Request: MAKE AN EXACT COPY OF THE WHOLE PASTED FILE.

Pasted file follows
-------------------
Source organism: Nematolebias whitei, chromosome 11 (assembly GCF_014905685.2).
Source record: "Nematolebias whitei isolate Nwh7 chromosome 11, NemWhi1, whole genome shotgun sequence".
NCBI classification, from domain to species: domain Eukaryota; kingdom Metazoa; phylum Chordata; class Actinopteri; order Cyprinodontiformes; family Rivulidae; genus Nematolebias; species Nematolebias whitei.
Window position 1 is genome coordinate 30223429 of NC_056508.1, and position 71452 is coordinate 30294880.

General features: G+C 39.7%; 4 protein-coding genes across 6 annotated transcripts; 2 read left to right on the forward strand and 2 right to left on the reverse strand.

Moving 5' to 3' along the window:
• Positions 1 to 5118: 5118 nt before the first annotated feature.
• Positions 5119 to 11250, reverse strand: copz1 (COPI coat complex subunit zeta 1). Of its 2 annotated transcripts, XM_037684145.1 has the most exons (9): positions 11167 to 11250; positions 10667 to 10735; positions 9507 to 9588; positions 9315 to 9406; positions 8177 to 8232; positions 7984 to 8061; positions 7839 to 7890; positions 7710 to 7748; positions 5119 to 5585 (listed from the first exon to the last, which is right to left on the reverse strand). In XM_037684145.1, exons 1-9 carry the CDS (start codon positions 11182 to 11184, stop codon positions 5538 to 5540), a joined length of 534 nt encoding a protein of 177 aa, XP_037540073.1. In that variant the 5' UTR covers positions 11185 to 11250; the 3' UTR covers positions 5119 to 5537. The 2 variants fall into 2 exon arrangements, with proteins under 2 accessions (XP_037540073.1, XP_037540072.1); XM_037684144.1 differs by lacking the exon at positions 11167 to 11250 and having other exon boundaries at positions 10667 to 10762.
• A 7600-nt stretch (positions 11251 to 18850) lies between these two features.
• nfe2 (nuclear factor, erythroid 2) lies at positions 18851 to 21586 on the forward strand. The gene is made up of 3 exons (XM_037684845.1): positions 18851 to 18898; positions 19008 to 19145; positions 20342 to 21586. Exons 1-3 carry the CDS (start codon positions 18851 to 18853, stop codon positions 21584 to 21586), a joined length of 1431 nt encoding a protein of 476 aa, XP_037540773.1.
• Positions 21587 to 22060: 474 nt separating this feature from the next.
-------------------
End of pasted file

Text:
Source organism: Nematolebias whitei, chromosome 11 (assembly GCF_014905685.2).
Source record: "Nematolebias whitei isolate Nwh7 chromosome 11, NemWhi1, whole genome shotgun sequence".
NCBI classification, from domain to species: domain Eukaryota; kingdom Metazoa; phylum Chordata; class Actinopteri; order Cyprinodontiformes; family Rivulidae; genus Nematolebias; species Nematolebias whitei.
Window position 1 is genome coordinate 30223429 of NC_056508.1, and position 71452 is coordinate 30294880.

General features: G+C 39.7%; 4 protein-coding genes across 6 annotated transcripts; 2 read left to right on the forward strand and 2 right to left on the reverse strand.

Moving 5' to 3' along the window:
• Positions 1 to 5118: 5118 nt before the first annotated feature.
• Positions 5119 to 11250, reverse strand: copz1 (COPI coat complex subunit zeta 1). Of its 2 annotated transcripts, XM_037684145.1 has the most exons (9): positions 11167 to 11250; positions 10667 to 10735; positions 9507 to 9588; positions 9315 to 9406; positions 8177 to 8232; positions 7984 to 8061; positions 7839 to 7890; positions 7710 to 7748; positions 5119 to 5585 (listed from the first exon to the last, which is right to left on the reverse strand). In XM_037684145.1, exons 1-9 carry the CDS (start codon positions 11182 to 11184, stop codon positions 5538 to 5540), a joined length of 534 nt encoding a protein of 177 aa, XP_037540073.1. In that variant the 5' UTR covers positions 11185 to 11250; the 3' UTR covers positions 5119 to 5537. The 2 variants fall into 2 exon arrangements, with proteins under 2 accessions (XP_037540073.1, XP_037540072.1); XM_037684144.1 differs by lacking the exon at positions 11167 to 11250 and having other exon boundaries at positions 10667 to 10762.
• A 7600-nt stretch (positions 11251 to 18850) lies between these two features.
• nfe2 (nuclear factor, erythroid 2) lies at positions 18851 to 21586 on the forward strand. The gene is made up of 3 exons (XM_037684845.1): positions 18851 to 18898; positions 19008 to 19145; positions 20342 to 21586. Exons 1-3 carry the CDS (start codon positions 18851 to 18853, stop codon positions 21584 to 21586), a joined length of 1431 nt encoding a protein of 476 aa, XP_037540773.1.
• Positions 21587 to 22060: 474 nt separating this feature from the next.